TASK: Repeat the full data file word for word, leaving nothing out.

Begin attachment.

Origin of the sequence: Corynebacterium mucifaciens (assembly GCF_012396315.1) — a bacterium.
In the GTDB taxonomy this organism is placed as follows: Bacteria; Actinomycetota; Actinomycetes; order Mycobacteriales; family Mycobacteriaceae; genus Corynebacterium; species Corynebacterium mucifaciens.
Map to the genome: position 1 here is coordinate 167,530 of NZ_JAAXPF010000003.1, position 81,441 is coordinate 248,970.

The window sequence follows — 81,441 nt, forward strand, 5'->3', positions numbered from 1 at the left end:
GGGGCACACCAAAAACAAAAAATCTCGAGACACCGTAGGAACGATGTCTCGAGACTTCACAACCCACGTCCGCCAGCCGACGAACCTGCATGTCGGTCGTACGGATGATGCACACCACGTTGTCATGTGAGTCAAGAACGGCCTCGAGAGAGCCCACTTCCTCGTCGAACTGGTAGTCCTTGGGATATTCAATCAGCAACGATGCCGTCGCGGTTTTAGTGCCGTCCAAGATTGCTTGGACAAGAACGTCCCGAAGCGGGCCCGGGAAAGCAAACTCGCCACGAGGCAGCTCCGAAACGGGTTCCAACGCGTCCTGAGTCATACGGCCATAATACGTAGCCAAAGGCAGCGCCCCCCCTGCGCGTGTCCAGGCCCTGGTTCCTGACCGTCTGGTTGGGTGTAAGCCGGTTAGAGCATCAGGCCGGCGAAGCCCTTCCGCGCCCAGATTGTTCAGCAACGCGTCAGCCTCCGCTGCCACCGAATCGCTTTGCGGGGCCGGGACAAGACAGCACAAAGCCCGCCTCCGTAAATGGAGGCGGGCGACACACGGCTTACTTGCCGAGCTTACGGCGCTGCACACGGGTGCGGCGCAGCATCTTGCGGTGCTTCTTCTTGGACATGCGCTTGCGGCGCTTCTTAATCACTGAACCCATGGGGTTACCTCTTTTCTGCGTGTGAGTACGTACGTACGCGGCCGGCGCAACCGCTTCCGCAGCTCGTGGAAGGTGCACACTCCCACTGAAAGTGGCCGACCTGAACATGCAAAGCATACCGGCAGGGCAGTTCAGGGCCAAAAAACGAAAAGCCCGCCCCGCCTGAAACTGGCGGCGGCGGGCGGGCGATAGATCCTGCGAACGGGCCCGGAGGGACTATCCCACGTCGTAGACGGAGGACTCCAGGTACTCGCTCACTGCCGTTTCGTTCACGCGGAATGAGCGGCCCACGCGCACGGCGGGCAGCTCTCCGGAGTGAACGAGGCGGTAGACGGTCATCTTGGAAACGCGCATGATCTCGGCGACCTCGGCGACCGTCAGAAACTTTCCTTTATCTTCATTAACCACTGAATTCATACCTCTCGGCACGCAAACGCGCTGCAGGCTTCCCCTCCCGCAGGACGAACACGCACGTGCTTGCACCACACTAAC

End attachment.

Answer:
Origin of the sequence: Corynebacterium mucifaciens (assembly GCF_012396315.1) — a bacterium.
In the GTDB taxonomy this organism is placed as follows: Bacteria; Actinomycetota; Actinomycetes; order Mycobacteriales; family Mycobacteriaceae; genus Corynebacterium; species Corynebacterium mucifaciens.
Map to the genome: position 1 here is coordinate 167,530 of NZ_JAAXPF010000003.1, position 81,441 is coordinate 248,970.

The window sequence follows — 81,441 nt, forward strand, 5'->3', positions numbered from 1 at the left end:
GGGGCACACCAAAAACAAAAAATCTCGAGACACCGTAGGAACGATGTCTCGAGACTTCACAACCCACGTCCGCCAGCCGACGAACCTGCATGTCGGTCGTACGGATGATGCACACCACGTTGTCATGTGAGTCAAGAACGGCCTCGAGAGAGCCCACTTCCTCGTCGAACTGGTAGTCCTTGGGATATTCAATCAGCAACGATGCCGTCGCGGTTTTAGTGCCGTCCAAGATTGCTTGGACAAGAACGTCCCGAAGCGGGCCCGGGAAAGCAAACTCGCCACGAGGCAGCTCCGAAACGGGTTCCAACGCGTCCTGAGTCATACGGCCATAATACGTAGCCAAAGGCAGCGCCCCCCCTGCGCGTGTCCAGGCCCTGGTTCCTGACCGTCTGGTTGGGTGTAAGCCGGTTAGAGCATCAGGCCGGCGAAGCCCTTCCGCGCCCAGATTGTTCAGCAACGCGTCAGCCTCCGCTGCCACCGAATCGCTTTGCGGGGCCGGGACAAGACAGCACAAAGCCCGCCTCCGTAAATGGAGGCGGGCGACACACGGCTTACTTGCCGAGCTTACGGCGCTGCACACGGGTGCGGCGCAGCATCTTGCGGTGCTTCTTCTTGGACATGCGCTTGCGGCGCTTCTTAATCACTGAACCCATGGGGTTACCTCTTTTCTGCGTGTGAGTACGTACGTACGCGGCCGGCGCAACCGCTTCCGCAGCTCGTGGAAGGTGCACACTCCCACTGAAAGTGGCCGACCTGAACATGCAAAGCATACCGGCAGGGCAGTTCAGGGCCAAAAAACGAAAAGCCCGCCCCGCCTGAAACTGGCGGCGGCGGGCGGGCGATAGATCCTGCGAACGGGCCCGGAGGGACTATCCCACGTCGTAGACGGAGGACTCCAGGTACTCGCTCACTGCCGTTTCGTTCACGCGGAATGAGCGGCCCACGCGCACGGCGGGCAGCTCTCCGGAGTGAACGAGGCGGTAGACGGTCATCTTGGAAACGCGCATGATCTCGGCGACCTCGGCGACCGTCAGAAACTTTCCTTTATCTTCATTAACCACTGAATTCATACCTCTCGGCACGCAAACGCGCTGCAGGCTTCCCCTCCCGCAGGACGAACACGCACGTGCTTGCACCACACTAAC